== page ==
Balance growth and income – A properly balanced investment portfolio has a good mix of investments that emphasize growth (like many small capitalization, high-technology companies) with income (such as large capitalization companies in traditionally stable sectors, like consumer goods and utilities.

Search for dividends – When you’re choosing your blend of growth and income investments, opt for companies and funds that offer solid dividend potential. Dividends offer steady, reliable income that can beef up your portfolio’s income in weak financial markets.

Protect your investments with bonds – Stocks are mostly about capital appreciation, meaning they help your portfolio grow more highly and quickly, but bring greater risk to the table. Bonds, which are more about capital preservation, help you stabilize your portfolio by reducing risk. Thus, it’s a good idea to add a sturdy fixed-income blend to your investments, with Treasuries, municipal bonds, corporate bonds, and/or bond funds that comprise all three bond investments.
Go abroad – Studies show that investment portfolios with a good dose of foreign stocks and funds offer greater asset protection, and can help boost returns, too. In general, if U.S. stocks are underperforming, foreign stocks in select international bourses can offer protection, with historically solid investment performance. As always, check with your financial advisor for the best mix of foreign and domestic stocks and funds.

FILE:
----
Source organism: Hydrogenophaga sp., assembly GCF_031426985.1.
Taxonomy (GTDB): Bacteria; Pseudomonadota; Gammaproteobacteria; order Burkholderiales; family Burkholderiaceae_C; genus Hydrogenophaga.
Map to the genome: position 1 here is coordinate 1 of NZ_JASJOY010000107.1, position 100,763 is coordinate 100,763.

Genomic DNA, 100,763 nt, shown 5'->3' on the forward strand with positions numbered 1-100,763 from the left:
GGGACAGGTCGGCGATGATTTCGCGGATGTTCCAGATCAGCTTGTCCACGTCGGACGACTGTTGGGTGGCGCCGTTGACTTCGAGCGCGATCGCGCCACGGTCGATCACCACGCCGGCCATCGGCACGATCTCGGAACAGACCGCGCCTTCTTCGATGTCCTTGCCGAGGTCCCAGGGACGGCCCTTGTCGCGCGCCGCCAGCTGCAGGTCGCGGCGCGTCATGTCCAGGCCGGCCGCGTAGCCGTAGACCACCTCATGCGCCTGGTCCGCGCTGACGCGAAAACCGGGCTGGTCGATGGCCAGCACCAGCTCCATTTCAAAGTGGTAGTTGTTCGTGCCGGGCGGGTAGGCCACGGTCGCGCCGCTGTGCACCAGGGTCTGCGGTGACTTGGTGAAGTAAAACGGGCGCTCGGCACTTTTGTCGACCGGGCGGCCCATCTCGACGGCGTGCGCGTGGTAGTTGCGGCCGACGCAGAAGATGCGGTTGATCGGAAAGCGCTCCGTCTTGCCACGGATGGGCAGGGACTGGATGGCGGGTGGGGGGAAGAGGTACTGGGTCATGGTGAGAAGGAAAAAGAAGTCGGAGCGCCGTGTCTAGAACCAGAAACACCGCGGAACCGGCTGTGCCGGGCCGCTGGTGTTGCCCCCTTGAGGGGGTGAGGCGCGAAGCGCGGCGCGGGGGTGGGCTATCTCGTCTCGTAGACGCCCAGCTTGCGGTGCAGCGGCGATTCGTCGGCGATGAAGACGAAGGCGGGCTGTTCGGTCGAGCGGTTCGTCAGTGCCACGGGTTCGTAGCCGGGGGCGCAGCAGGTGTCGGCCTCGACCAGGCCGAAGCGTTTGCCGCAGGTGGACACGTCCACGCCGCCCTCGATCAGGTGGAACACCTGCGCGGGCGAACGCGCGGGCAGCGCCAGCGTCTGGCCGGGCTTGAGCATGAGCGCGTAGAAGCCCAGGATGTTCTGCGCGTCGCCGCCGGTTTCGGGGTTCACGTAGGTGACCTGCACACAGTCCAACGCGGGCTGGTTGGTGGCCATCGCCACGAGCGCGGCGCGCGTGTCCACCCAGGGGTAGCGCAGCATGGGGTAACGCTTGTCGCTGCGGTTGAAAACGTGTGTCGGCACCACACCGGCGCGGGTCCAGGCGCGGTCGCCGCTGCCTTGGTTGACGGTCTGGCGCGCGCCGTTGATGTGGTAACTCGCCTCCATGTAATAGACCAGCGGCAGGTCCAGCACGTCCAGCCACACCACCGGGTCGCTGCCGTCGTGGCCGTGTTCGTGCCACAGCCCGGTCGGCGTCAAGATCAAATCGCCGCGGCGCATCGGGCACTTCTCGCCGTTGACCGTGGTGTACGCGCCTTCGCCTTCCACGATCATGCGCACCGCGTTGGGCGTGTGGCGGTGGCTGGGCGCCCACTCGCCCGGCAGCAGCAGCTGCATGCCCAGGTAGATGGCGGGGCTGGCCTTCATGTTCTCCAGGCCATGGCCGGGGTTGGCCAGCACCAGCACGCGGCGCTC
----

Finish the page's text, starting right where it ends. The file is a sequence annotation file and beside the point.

Consider your age – The number of candles on your birthday cake can also impact investment portfolio balance. Ideally, you’ll want your portfolio’s investment mix to match those candles on your cake, and help you fund the right risk tolerance levels for your long-term investment goals. The Investing Age tool can help you determine whether your investing style is aggressive, conservative or right in line with other investors your age.

Diversification: Lowering Risk, and “Smoothing Out” Returns
Perhaps the biggest takeaway on diversification is this: Dividing your investments between the asset classes is proven to lower your investment risk and increase your return.


“If you are shopping for common stocks, choose them the way you would buy groceries, not the way you would buy perfume.”


Put another way, diversification helps to smooth your returns out over time, so that while you may invest in certain volatile assets, you have others that will be more balanced in their returns. This means you may have lower-than-average market returns in good years, but you won’t lose as much in underperforming years.

That both stabilizes and supports better investment returns, thus helping you stay on track to meet your unique long-term financial goals – all by following Graham’s advice and “picking the right groceries,” using diversification as your investment model.


Fixed income investments are subject to interest rate risk, in that their value will decline as interest rates rise.

Investing in foreign securities presents certain unique risks not associated with domestic investments, such as currency fluctuation and political and economic changes.

Diversification does not assure a profit or protect against loss in declining markets and it is possible to lose money when investing in securities.



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About the Author

Brian O'Connell is a freelance author